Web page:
A healthy horse’s heart makes up to four sounds per cycle (S1-S4), and Reef noted that each sound is best heard from different locations. When all goes right, blood flows smoothly and efficiently through the heart. When things go wrong, horses can exhibit poor performance and, in some cases, die.
The Basic Cardiac and Prepurchase Exams
Veterinarians might identify cardiac-related issues incidentally during prepurchase exams (PPE), wellness checks, or performance (if the horse is showing clinical signs of heart disease, such as uncharacteristic slowing midrace or knocking of rails during a jumper round).
Reef said the basic cardiac exam starts with a typical physical examination, during which the veterinarian listens to both sides of the heart and all four of its valve areas. “It’s the basic physical exam we all learned in vet school, and the critical part of that exam is the stethoscope,” she said.
The stethoscope allows for “auscultation” which means listening to the sounds the heart, lungs, and other organs make. While examining a healthy horse, the veterinarian should find the heart rate within the normal range; however, Reef noted that anxious or excited horses might have a much higher heart rate than normal.
Next, the veterinarian will palpate the arterial pulses to see if they feel normal. If they’re not, “that’s a clinical clue that will help you differentiate the severity of one of the murmurs (irregular heart sounds) we typically see in middle-aged horses, which is aortic regurgitation (blood flowing backward through the aortic valve),” Reef said.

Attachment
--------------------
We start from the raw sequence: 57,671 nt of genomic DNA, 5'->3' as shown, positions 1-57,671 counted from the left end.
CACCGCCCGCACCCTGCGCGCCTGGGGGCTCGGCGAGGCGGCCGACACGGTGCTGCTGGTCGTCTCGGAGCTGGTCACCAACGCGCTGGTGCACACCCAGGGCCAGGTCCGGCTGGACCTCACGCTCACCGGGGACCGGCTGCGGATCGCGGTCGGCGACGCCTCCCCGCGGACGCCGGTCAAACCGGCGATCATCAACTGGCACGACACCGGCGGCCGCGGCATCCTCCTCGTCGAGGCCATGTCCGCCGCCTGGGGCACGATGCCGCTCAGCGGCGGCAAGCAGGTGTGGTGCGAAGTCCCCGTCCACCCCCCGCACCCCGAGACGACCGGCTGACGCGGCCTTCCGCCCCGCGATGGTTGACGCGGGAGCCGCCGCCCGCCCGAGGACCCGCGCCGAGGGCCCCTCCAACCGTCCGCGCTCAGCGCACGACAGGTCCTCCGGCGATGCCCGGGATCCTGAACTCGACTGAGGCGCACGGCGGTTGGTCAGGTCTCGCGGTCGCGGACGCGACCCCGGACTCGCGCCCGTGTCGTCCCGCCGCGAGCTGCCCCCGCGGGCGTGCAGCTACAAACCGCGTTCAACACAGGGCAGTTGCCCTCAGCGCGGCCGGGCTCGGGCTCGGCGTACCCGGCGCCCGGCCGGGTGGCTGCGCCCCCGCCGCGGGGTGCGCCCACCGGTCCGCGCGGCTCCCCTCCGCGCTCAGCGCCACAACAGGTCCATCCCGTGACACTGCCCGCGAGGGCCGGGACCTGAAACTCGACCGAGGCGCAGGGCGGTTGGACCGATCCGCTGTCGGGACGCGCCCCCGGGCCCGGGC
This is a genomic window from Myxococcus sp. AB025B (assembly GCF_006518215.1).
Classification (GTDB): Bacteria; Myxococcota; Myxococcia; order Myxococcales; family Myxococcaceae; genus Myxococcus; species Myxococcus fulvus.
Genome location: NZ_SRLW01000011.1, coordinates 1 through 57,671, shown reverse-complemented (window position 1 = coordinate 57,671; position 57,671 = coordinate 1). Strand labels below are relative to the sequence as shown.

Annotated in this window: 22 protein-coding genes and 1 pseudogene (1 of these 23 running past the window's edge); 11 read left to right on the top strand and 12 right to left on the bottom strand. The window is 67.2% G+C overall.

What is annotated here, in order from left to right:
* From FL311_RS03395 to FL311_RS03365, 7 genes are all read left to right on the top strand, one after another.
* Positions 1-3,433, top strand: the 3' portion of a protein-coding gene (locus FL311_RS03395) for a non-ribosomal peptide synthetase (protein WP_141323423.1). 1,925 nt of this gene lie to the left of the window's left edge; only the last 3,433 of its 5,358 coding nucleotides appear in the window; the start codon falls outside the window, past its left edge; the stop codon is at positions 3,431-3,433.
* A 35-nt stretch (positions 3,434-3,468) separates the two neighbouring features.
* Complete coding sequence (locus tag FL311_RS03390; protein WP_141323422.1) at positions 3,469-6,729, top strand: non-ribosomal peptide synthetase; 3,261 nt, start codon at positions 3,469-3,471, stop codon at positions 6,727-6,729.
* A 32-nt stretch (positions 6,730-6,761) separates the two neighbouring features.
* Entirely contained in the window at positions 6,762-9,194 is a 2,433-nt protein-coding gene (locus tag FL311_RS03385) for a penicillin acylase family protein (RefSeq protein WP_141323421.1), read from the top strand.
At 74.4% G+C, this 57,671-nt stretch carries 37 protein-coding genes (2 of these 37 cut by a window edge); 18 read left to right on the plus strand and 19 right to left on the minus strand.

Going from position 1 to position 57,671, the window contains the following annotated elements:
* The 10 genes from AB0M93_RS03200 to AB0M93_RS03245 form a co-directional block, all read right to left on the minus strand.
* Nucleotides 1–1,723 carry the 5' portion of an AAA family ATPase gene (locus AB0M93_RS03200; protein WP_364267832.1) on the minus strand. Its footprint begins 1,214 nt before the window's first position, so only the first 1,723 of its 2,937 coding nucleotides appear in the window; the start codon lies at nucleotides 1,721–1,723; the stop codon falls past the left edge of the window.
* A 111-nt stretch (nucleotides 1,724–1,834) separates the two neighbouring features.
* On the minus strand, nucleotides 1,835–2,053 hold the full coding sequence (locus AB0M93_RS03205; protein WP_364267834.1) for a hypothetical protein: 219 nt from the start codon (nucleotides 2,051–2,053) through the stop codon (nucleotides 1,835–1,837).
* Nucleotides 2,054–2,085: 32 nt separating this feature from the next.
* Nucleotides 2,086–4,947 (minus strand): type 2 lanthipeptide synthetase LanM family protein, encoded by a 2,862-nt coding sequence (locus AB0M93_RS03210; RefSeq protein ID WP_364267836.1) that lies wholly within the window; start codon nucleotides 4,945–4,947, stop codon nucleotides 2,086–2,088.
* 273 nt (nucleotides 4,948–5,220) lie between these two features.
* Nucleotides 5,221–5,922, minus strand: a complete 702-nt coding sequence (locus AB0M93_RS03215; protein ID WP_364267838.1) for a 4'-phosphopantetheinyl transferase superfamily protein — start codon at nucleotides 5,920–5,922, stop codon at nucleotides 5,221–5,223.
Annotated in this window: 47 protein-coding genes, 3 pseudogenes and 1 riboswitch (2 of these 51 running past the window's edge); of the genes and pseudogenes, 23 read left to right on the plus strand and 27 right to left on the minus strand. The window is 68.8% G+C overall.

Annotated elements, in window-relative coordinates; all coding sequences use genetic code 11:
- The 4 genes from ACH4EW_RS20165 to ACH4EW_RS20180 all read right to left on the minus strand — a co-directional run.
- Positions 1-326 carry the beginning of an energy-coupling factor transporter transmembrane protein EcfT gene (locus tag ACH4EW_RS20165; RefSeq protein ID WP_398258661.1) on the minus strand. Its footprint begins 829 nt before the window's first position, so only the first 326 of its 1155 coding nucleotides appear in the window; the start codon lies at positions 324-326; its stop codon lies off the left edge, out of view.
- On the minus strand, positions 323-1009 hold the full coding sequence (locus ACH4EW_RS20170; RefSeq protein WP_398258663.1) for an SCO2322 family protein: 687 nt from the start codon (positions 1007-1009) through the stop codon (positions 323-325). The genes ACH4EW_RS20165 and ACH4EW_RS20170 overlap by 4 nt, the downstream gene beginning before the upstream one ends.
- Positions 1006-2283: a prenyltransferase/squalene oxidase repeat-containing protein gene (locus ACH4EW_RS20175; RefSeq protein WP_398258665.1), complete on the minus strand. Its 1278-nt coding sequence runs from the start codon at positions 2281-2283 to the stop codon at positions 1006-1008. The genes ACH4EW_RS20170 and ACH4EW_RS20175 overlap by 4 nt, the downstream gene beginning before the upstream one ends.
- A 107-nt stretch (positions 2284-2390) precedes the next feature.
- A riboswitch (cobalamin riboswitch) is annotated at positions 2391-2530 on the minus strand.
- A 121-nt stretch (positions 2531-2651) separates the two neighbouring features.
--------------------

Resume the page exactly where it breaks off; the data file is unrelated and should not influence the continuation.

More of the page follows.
She follows arterial pulse palpation by looking for a visible pulse in the jugular vein (there shouldn’t be one). Then, during exams at New Bolton Center, the veterinarian takes the horse’s blood pressure using a tail cuff. This cuff works like the arm cuffs used on people to take the horse’s systolic and diastolic measurements (This is similar to the two numbers you see on your own blood pressure measurement: the systolic is the higher top number, indicating the amount of pressure in your arteries during heart muscle contraction, while the diastolic is the lower bottom number, showing the pressure when your heart muscle is between beats).
Finally, the veterinarian should check for healthy mucous membranes: ideally, they’re are pink in color with normal capillary refill times (how long it takes for the gums to return to pink after being pressed with a finger—typically 2 seconds or less). This indicates normal peripheral blood flow (that which passes through the veins and arteries not in the chest or abdomen), Reef said.